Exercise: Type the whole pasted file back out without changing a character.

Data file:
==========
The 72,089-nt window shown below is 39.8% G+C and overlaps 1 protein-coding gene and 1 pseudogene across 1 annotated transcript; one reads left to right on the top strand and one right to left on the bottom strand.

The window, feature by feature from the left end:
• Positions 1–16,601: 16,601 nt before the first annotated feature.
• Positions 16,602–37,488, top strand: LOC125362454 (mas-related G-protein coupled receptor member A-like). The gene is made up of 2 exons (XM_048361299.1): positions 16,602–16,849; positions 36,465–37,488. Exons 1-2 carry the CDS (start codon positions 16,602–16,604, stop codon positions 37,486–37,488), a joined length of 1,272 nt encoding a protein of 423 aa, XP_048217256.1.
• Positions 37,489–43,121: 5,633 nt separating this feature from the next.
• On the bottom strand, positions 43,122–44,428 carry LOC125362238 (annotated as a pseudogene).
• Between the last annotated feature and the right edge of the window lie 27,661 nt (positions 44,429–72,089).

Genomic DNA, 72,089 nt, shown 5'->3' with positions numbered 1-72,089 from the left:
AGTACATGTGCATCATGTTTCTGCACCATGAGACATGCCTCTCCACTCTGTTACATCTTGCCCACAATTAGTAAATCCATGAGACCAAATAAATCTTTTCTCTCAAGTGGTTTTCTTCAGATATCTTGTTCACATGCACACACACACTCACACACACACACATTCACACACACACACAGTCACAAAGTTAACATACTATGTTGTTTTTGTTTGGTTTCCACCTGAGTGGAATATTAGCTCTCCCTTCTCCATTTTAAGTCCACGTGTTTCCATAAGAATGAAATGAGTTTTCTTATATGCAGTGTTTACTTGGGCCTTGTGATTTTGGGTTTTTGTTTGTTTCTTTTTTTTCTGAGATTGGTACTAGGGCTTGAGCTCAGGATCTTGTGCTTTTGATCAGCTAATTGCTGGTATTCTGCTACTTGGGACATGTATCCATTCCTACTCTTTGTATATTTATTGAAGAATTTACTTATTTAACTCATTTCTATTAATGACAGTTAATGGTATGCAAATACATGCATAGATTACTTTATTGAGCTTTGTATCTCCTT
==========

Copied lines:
The 72,089-nt window shown below is 39.8% G+C and overlaps 1 protein-coding gene and 1 pseudogene across 1 annotated transcript; one reads left to right on the top strand and one right to left on the bottom strand.

The window, feature by feature from the left end:
• Positions 1–16,601: 16,601 nt before the first annotated feature.
• Positions 16,602–37,488, top strand: LOC125362454 (mas-related G-protein coupled receptor member A-like). The gene is made up of 2 exons (XM_048361299.1): positions 16,602–16,849; positions 36,465–37,488. Exons 1-2 carry the CDS (start codon positions 16,602–16,604, stop codon positions 37,486–37,488), a joined length of 1,272 nt encoding a protein of 423 aa, XP_048217256.1.
• Positions 37,489–43,121: 5,633 nt separating this feature from the next.
• On the bottom strand, positions 43,122–44,428 carry LOC125362238 (annotated as a pseudogene).
• Between the last annotated feature and the right edge of the window lie 27,661 nt (positions 44,429–72,089).

Genomic DNA, 72,089 nt, shown 5'->3' with positions numbered 1-72,089 from the left:
AGTACATGTGCATCATGTTTCTGCACCATGAGACATGCCTCTCCACTCTGTTACATCTTGCCCACAATTAGTAAATCCATGAGACCAAATAAATCTTTTCTCTCAAGTGGTTTTCTTCAGATATCTTGTTCACATGCACACACACACTCACACACACACACATTCACACACACACACAGTCACAAAGTTAACATACTATGTTGTTTTTGTTTGGTTTCCACCTGAGTGGAATATTAGCTCTCCCTTCTCCATTTTAAGTCCACGTGTTTCCATAAGAATGAAATGAGTTTTCTTATATGCAGTGTTTACTTGGGCCTTGTGATTTTGGGTTTTTGTTTGTTTCTTTTTTTTCTGAGATTGGTACTAGGGCTTGAGCTCAGGATCTTGTGCTTTTGATCAGCTAATTGCTGGTATTCTGCTACTTGGGACATGTATCCATTCCTACTCTTTGTATATTTATTGAAGAATTTACTTATTTAACTCATTTCTATTAATGACAGTTAATGGTATGCAAATACATGCATAGATTACTTTATTGAGCTTTGTATCTCCTT